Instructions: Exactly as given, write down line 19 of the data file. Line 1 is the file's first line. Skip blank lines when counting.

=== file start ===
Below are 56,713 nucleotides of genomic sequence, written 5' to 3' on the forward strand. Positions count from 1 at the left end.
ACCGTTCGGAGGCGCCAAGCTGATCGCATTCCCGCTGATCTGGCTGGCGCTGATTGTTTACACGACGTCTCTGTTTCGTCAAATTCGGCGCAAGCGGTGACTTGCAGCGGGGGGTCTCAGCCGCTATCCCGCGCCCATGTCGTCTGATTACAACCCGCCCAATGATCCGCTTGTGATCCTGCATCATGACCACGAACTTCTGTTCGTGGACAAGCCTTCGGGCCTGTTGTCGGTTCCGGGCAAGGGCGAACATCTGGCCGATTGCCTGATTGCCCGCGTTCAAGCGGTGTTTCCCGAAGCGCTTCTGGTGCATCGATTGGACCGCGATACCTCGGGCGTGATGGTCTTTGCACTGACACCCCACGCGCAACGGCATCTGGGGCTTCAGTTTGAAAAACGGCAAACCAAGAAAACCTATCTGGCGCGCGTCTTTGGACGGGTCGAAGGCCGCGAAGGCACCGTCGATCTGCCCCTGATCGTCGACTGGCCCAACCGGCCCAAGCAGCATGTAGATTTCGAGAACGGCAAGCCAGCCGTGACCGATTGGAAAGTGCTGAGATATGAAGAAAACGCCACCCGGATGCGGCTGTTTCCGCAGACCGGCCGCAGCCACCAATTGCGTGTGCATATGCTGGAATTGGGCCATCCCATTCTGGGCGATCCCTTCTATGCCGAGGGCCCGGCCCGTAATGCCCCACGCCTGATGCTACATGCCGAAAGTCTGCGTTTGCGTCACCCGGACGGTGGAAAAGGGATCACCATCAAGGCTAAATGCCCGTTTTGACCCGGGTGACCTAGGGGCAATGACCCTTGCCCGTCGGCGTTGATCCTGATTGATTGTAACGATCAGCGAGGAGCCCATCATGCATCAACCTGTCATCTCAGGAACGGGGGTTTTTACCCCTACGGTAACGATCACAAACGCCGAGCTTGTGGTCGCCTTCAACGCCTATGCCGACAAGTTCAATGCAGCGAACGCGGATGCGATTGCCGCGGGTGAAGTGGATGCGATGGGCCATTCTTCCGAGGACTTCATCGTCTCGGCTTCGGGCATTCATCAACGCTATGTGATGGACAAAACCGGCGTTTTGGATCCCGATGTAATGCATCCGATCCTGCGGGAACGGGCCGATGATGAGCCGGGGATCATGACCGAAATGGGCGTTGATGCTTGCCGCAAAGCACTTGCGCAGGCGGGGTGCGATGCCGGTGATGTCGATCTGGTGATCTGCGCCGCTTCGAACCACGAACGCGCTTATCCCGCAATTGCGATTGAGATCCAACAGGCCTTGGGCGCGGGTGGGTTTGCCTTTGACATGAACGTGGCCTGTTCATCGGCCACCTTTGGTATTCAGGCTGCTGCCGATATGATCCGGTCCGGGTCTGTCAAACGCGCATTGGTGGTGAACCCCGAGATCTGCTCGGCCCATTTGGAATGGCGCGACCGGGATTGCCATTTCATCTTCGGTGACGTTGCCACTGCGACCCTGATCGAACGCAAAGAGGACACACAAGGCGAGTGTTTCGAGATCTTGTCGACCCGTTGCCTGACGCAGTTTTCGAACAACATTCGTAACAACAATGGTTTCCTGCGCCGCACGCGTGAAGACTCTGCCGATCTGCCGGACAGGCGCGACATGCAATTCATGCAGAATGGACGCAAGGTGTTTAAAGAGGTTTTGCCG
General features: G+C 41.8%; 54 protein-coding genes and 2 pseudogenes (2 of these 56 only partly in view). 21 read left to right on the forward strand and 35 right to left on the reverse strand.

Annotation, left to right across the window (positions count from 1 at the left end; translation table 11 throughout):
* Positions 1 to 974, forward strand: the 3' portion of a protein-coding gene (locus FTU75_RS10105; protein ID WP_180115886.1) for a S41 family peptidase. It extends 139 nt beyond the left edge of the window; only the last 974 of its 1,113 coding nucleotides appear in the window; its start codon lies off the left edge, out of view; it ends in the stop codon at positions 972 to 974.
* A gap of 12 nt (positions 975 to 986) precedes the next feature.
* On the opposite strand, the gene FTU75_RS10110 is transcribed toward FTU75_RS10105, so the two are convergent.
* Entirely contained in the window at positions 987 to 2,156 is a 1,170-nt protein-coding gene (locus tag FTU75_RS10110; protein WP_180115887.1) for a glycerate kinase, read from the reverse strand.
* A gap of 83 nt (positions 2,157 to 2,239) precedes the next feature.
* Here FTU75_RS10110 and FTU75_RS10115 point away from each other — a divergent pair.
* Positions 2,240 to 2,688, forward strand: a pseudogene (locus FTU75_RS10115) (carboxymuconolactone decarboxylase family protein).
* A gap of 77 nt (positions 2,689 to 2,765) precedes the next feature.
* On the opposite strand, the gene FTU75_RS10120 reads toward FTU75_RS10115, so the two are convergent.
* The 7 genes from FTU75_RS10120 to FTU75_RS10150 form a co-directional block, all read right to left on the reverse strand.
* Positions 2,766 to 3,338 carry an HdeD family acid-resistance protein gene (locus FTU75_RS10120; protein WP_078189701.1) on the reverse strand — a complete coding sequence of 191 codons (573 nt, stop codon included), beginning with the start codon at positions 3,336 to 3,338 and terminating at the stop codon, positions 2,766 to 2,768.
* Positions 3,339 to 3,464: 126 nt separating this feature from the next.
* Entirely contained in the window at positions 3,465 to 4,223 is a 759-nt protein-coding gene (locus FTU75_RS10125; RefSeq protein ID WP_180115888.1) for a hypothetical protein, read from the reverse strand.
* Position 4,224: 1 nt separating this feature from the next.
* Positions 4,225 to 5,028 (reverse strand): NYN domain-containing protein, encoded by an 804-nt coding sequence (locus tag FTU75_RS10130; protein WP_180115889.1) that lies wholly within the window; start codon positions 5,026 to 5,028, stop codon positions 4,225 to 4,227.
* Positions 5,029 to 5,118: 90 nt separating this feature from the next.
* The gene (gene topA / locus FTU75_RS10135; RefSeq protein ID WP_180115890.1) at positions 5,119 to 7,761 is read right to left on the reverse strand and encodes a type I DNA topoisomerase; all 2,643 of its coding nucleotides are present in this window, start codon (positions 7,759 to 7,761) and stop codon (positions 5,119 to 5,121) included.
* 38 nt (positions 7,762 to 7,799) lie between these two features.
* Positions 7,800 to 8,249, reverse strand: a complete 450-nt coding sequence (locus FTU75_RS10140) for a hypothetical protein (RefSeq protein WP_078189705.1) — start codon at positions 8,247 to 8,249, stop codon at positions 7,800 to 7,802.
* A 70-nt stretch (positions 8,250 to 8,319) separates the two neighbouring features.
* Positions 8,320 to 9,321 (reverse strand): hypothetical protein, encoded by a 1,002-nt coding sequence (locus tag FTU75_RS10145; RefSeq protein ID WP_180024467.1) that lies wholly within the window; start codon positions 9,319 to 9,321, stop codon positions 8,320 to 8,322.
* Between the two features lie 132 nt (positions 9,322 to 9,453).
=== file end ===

* Positions 4,225 to 5,028 (reverse strand): NYN domain-containing protein, encoded by an 804-nt coding sequence (locus tag FTU75_RS10130; protein WP_180115889.1) that lies wholly within the window; start codon positions 5,026 to 5,028, stop codon positions 4,225 to 4,227.